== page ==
Resources for Parallelism

Rules for Parallelism

Parallel structure is used to express matching ideas. It refers to the grammatical balance of a series of any of the following:


Example:  The dog chased the cat along the fence, up the tree, and into the house.


Example:  The job market is flooded with very talented, highly motivated, and well-educated young people.


Example:  You will need a notebook, pencil, and dictionary for the test.


Example:  The children were told to decide which toy they would keep and which toy they would give away.


Example:  The farmer plowed, planted, and harvested his crops before the flood.


Example:  Reading, writing, and calculating are fundamental skills that all of us should possess.


Parallel structure also applies to the correlative conjunctions:

both . . . and
neither . . . nor
whether . . . or
either . . . or
not only . . . but also

Example:  Either you will do your homework, or you will fail; it is that simple.

NOTE: Correlative conjunctions must be used as pairs (not only with but also, not just but) and not mixed with other conjunctions such as neither with or.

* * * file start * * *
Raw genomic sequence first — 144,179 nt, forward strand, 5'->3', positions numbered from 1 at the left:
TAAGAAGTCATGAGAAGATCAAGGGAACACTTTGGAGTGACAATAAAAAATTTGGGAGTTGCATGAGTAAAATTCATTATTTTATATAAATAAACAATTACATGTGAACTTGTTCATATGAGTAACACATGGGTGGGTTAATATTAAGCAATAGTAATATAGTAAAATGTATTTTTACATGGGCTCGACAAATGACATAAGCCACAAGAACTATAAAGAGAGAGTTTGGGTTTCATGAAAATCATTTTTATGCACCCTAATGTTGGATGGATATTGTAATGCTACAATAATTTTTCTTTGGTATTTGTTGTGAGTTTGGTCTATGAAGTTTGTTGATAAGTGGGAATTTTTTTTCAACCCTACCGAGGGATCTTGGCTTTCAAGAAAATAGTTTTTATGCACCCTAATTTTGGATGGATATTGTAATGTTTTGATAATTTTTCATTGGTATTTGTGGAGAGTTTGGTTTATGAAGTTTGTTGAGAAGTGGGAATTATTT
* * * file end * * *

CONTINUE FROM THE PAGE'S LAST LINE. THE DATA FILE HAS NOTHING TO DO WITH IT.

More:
Repetition of structural signals such as articles, auxiliaries, prepositions, and conjunctions

NOTE: Repetition of prepositions is considered formal and is not necessary.

  • You can traver by car, by plane, by boat, or by train; it's all up to you.


  • You can travel by car, plane, boat, or train; it's all up to you.


Who and which constructions that are too wordy

  • Bad: Nancy is a career-oriented young lady and who can cook and clean.
  • Better: Nancy is a career-oriented young lady who can also cook and clean.


Repetition of who and that clauses

  • She is engaged to a man who works hard and who donates his salary to charity.
  • The company works diligently to ensure that employees know company policies and that every employee is treated fairly.